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Posted by on Feb 8, 2013

Cost Estimating – Part 2

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This post is Part 2 on Cost Estimating. In case you missed it, here is Cost Estimating – Part 1.

The seventh principle of Project Management is “Minimize total cost, not the price of resources”. We need to discuss the total cost if we are to adhere to this principle. Although there is wonderful guidance in the PMBOK® Guide, the best practices for the Federal environment comes from the GAO Cost Estimating and Assessment Guide. In this blog I will refer to this as “the Cost Estimating Guide”.

When it comes to estimating, we want to answer the question, “Where did you get those numbers?” with defensible accuracy. The Cost Estimating Guide defines four process groups and twelve process steps necessary to attain accurate cost estimates.

“Certain best practices should be followed if accurate and credible cost estimates are to be developed. These best practices represent an overall process of established, repeatable methods that result in high-quality cost estimates that are comprehensive and accurate and that can be easily and clearly traced, replicated, and updated.”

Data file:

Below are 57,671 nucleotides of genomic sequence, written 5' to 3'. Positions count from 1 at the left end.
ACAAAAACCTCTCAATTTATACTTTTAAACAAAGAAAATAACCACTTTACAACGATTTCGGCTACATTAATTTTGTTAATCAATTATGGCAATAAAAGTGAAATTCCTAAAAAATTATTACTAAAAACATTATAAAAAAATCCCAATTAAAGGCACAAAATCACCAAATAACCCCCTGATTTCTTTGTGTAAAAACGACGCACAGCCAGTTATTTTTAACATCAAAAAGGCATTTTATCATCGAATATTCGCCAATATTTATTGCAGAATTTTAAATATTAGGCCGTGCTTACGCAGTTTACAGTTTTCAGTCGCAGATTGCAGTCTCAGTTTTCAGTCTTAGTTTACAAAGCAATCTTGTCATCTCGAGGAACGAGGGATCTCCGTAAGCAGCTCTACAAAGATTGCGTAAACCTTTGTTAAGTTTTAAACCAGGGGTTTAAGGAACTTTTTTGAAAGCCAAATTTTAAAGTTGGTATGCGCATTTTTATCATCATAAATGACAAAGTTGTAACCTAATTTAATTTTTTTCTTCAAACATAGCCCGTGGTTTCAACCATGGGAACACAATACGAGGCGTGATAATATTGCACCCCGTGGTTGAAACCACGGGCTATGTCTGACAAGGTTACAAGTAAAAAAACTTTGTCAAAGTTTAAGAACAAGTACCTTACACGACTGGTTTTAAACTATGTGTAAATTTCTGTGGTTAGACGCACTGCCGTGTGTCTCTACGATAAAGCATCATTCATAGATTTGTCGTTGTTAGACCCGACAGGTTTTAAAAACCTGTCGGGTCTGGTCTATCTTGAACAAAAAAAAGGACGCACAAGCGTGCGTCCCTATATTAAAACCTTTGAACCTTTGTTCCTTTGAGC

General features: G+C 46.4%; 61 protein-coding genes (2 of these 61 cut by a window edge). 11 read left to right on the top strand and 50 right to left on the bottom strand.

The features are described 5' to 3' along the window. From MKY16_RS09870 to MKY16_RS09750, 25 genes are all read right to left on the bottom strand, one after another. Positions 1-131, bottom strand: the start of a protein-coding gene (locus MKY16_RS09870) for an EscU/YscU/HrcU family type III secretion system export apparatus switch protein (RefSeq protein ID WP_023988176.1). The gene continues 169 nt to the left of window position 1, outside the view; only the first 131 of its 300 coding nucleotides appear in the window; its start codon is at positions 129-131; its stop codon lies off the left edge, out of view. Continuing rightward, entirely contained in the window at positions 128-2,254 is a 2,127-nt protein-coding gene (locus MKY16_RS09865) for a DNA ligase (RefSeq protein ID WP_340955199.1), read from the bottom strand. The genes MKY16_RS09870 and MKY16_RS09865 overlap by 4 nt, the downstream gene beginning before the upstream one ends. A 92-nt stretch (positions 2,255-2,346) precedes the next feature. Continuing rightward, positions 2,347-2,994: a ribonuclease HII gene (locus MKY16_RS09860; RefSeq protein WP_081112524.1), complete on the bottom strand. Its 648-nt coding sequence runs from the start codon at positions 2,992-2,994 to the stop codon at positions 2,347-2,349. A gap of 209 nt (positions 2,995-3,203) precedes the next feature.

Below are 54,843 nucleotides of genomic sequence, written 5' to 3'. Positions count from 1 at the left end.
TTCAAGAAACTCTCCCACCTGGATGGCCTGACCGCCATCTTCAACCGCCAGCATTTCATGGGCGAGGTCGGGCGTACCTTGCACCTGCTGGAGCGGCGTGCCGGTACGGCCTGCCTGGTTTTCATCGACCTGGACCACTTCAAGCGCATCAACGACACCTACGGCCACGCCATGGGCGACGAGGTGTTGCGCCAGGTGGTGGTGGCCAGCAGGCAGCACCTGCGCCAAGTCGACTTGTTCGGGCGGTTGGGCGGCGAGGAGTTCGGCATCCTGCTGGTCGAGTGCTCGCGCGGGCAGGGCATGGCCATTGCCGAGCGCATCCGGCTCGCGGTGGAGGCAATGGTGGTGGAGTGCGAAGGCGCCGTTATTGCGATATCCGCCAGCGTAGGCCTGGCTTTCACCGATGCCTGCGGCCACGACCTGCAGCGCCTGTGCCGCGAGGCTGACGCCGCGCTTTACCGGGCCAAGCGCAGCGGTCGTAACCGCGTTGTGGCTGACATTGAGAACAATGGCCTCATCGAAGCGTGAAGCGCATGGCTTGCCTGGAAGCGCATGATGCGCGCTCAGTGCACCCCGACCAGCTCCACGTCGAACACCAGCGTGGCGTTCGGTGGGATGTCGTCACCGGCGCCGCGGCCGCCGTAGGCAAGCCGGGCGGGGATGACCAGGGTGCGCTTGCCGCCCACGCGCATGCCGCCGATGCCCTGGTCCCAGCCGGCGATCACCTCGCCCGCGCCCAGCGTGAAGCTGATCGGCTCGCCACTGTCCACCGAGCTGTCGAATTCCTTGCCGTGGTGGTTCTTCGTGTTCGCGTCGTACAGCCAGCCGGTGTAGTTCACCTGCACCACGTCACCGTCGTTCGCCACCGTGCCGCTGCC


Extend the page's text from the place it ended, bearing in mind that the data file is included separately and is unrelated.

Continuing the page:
Initiation & Research – Identify your audience, what you are estimating, and why you are estimating it.

1. Define the estimate’s purpose
Determine the estimate’s purpose, required level of detail, and overall scope. Determine who will receive the estimate. As defined by the PMBOK® Guide, is this a Preliminary, Budgetary, or Definitive estimate?

2. Develop the estimating plan
Determine the cost estimating team and develop its master schedule. Determine who will do the independent cost estimate. Outline the cost estimating approach and develop the estimate timeline. The estimating plan should be added to the Project Management Plan.
Assessment – Cost assessment steps are iterative and can be accomplished in varying order or concurrently.

3. Define the program
In a technical baseline description document, identify the program’s purpose and its system and performance characteristics and all system configurations. Any technology implications and program acquisition schedule and acquisition strategy and relationship to other existing systems, including predecessor or similar legacy systems. Support (manpower, training, etc.) and security needs and risk items should be included. System quantities for development, test, and production and deployment and maintenance plans should be documented.